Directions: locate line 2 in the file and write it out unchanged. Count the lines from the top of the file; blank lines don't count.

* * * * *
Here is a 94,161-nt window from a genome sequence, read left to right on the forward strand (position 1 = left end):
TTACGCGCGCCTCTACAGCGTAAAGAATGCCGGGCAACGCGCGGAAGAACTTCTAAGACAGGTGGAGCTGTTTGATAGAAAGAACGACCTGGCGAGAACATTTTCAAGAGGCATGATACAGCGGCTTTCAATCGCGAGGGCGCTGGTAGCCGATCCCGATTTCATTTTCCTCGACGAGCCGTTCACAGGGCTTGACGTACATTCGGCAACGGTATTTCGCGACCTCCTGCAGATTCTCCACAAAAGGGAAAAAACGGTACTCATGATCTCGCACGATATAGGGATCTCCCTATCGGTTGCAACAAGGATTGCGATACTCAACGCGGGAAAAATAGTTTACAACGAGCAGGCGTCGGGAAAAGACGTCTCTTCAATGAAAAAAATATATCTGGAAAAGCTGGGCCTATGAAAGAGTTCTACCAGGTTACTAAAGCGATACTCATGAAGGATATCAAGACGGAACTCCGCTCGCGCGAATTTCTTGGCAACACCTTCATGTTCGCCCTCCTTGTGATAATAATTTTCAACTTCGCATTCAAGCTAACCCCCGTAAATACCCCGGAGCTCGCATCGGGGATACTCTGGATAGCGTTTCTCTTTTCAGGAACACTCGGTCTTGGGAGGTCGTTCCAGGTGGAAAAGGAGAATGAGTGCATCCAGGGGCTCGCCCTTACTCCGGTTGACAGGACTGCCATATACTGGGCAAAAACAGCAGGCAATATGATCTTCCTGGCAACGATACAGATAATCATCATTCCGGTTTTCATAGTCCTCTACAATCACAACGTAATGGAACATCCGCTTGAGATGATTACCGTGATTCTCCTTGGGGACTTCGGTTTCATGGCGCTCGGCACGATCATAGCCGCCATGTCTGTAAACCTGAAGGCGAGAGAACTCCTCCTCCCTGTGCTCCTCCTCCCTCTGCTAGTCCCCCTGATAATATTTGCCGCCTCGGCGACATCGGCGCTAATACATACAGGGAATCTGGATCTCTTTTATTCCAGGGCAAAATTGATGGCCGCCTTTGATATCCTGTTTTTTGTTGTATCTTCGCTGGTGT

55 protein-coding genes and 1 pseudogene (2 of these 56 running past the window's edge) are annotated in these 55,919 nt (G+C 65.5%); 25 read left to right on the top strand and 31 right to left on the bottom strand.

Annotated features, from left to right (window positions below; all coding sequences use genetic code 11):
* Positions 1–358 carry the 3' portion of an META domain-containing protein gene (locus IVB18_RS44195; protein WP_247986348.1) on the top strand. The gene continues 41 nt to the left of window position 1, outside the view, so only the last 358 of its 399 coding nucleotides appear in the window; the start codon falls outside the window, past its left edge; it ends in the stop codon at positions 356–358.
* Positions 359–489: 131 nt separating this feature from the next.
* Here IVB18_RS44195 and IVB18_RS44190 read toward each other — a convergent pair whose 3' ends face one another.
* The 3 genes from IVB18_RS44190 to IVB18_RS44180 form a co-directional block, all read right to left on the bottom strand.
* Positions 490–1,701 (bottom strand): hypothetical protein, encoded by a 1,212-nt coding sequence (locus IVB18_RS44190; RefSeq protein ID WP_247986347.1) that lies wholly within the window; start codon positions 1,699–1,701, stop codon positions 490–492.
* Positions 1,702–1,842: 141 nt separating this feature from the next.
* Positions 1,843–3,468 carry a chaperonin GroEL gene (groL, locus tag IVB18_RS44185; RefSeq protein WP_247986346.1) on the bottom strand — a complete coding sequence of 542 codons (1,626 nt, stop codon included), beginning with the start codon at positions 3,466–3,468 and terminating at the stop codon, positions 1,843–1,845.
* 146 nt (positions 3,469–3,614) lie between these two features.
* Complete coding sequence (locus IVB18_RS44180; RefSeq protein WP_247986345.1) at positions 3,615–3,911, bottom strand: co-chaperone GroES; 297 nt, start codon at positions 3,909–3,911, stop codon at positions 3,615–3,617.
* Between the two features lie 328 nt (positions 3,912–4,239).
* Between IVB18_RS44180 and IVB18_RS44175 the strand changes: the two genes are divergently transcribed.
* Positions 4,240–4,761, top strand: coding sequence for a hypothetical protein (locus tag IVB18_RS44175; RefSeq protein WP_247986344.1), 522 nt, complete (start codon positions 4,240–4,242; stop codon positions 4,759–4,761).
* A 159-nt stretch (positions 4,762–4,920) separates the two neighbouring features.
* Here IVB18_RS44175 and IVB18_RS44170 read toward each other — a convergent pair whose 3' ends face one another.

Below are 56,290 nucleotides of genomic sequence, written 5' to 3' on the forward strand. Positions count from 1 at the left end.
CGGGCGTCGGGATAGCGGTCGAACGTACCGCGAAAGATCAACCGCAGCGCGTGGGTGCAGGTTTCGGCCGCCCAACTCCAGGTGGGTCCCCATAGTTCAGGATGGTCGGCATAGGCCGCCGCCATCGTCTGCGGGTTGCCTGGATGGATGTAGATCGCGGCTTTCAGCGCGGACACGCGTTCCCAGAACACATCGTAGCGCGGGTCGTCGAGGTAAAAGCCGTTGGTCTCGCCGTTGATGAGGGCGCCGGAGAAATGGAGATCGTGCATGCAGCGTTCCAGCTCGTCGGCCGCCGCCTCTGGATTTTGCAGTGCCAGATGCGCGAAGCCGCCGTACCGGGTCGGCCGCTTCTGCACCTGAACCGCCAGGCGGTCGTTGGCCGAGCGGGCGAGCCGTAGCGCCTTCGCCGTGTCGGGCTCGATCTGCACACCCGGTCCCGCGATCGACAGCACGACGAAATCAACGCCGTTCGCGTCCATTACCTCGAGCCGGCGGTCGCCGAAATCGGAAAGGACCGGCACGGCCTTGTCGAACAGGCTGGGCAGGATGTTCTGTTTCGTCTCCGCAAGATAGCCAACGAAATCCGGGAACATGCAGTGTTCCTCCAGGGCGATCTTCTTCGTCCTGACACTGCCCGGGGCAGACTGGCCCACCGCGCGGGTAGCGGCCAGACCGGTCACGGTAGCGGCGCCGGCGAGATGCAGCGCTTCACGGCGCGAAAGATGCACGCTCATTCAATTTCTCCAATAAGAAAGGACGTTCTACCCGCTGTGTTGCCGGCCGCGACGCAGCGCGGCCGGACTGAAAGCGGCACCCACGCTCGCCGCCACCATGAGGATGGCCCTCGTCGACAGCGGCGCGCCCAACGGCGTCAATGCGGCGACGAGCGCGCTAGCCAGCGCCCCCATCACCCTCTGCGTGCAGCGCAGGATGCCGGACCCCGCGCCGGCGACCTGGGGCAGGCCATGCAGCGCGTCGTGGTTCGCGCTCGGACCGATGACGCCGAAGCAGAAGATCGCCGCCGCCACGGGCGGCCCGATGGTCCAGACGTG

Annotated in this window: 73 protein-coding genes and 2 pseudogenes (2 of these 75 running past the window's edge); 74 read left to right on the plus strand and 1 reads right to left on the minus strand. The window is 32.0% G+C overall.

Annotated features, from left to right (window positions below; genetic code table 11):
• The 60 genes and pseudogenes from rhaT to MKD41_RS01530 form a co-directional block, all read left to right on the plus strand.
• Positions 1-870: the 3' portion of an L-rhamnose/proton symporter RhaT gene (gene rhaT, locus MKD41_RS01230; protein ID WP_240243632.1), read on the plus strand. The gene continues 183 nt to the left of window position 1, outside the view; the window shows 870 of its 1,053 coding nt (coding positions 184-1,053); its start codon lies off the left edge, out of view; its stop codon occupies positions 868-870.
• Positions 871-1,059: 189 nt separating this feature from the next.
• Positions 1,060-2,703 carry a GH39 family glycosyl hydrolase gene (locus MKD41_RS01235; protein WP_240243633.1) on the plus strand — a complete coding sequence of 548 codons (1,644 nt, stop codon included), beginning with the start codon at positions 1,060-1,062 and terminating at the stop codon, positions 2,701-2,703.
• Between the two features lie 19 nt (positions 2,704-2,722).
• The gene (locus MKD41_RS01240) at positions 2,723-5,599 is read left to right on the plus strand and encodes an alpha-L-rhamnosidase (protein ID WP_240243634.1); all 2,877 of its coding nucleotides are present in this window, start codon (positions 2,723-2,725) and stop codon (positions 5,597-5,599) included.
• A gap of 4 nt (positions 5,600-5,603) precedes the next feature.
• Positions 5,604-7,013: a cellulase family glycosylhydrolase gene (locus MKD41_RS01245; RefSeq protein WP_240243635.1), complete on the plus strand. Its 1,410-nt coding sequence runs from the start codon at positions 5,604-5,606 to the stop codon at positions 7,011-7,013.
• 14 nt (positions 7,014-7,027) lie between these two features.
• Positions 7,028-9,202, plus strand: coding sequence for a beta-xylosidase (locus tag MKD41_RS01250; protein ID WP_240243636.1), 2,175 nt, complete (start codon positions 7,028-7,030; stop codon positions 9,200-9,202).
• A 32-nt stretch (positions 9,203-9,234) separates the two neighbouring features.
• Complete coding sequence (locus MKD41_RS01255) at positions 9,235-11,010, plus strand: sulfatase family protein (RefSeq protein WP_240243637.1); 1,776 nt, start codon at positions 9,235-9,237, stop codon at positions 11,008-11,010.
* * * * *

TTACGCGCGCCTCTACAGCGTAAAGAATGCCGGGCAACGCGCGGAAGAACTTCTAAGACAGGTGGAGCTGTTTGATAGAAAGAACGACCTGGCGAGAACATTTTCAAGAGGCATGATACAGCGGCTTTCAATCGCGAGGGCGCTGGTAGCCGATCCCGATTTCATTTTCCTCGACGAGCCGTTCACAGGGCTTGACGTACATTCGGCAACGGTATTTCGCGACCTCCTGCAGATTCTCCACAAAAGGGAAAAAACGGTACTCATGATCTCGCACGATATAGGGATCTCCCTATCGGTTGCAACAAGGATTGCGATACTCAACGCGGGAAAAATAGTTTACAACGAGCAGGCGTCGGGAAAAGACGTCTCTTCAATGAAAAAAATATATCTGGAAAAGCTGGGCCTATGAAAGAGTTCTACCAGGTTACTAAAGCGATACTCATGAAGGATATCAAGACGGAACTCCGCTCGCGCGAATTTCTTGGCAACACCTTCATGTTCGCCCTCCTTGTGATAATAATTTTCAACTTCGCATTCAAGCTAACCCCCGTAAATACCCCGGAGCTCGCATCGGGGATACTCTGGATAGCGTTTCTCTTTTCAGGAACACTCGGTCTTGGGAGGTCGTTCCAGGTGGAAAAGGAGAATGAGTGCATCCAGGGGCTCGCCCTTACTCCGGTTGACAGGACTGCCATATACTGGGCAAAAACAGCAGGCAATATGATCTTCCTGGCAACGATACAGATAATCATCATTCCGGTTTTCATAGTCCTCTACAATCACAACGTAATGGAACATCCGCTTGAGATGATTACCGTGATTCTCCTTGGGGACTTCGGTTTCATGGCGCTCGGCACGATCATAGCCGCCATGTCTGTAAACCTGAAGGCGAGAGAACTCCTCCTCCCTGTGCTCCTCCTCCCTCTGCTAGTCCCCCTGATAATATTTGCCGCCTCGGCGACATCGGCGCTAATACATACAGGGAATCTGGATCTCTTTTATTCCAGGGCAAAATTGATGGCCGCCTTTGATATCCTGTTTTTTGTTGTATCTTCGCTGGTGT